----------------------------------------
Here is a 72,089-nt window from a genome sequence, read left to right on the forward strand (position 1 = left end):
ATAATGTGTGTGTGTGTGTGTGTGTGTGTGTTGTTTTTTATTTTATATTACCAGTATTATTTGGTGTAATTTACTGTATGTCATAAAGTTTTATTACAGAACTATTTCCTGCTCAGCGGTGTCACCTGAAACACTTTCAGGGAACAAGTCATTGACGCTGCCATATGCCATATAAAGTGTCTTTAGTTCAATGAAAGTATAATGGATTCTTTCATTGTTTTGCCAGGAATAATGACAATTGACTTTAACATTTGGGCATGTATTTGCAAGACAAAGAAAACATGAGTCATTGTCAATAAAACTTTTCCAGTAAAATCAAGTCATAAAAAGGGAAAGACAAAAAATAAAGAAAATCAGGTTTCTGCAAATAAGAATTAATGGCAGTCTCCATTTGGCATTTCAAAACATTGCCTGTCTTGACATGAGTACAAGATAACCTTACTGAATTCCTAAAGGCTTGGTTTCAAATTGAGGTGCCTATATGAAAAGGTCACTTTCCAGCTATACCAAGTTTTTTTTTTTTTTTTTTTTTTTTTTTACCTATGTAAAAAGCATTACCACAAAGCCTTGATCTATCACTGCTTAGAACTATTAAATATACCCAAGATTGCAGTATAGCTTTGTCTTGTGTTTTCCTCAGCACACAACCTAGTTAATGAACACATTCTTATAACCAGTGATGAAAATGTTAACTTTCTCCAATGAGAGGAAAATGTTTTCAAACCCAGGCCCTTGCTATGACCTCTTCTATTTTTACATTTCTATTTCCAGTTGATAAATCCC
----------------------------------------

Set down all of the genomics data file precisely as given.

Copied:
Here is a 72,089-nt window from a genome sequence, read left to right on the forward strand (position 1 = left end):
ATAATGTGTGTGTGTGTGTGTGTGTGTGTGTTGTTTTTTATTTTATATTACCAGTATTATTTGGTGTAATTTACTGTATGTCATAAAGTTTTATTACAGAACTATTTCCTGCTCAGCGGTGTCACCTGAAACACTTTCAGGGAACAAGTCATTGACGCTGCCATATGCCATATAAAGTGTCTTTAGTTCAATGAAAGTATAATGGATTCTTTCATTGTTTTGCCAGGAATAATGACAATTGACTTTAACATTTGGGCATGTATTTGCAAGACAAAGAAAACATGAGTCATTGTCAATAAAACTTTTCCAGTAAAATCAAGTCATAAAAAGGGAAAGACAAAAAATAAAGAAAATCAGGTTTCTGCAAATAAGAATTAATGGCAGTCTCCATTTGGCATTTCAAAACATTGCCTGTCTTGACATGAGTACAAGATAACCTTACTGAATTCCTAAAGGCTTGGTTTCAAATTGAGGTGCCTATATGAAAAGGTCACTTTCCAGCTATACCAAGTTTTTTTTTTTTTTTTTTTTTTTTTTTACCTATGTAAAAAGCATTACCACAAAGCCTTGATCTATCACTGCTTAGAACTATTAAATATACCCAAGATTGCAGTATAGCTTTGTCTTGTGTTTTCCTCAGCACACAACCTAGTTAATGAACACATTCTTATAACCAGTGATGAAAATGTTAACTTTCTCCAATGAGAGGAAAATGTTTTCAAACCCAGGCCCTTGCTATGACCTCTTCTATTTTTACATTTCTATTTCCAGTTGATAAATCCC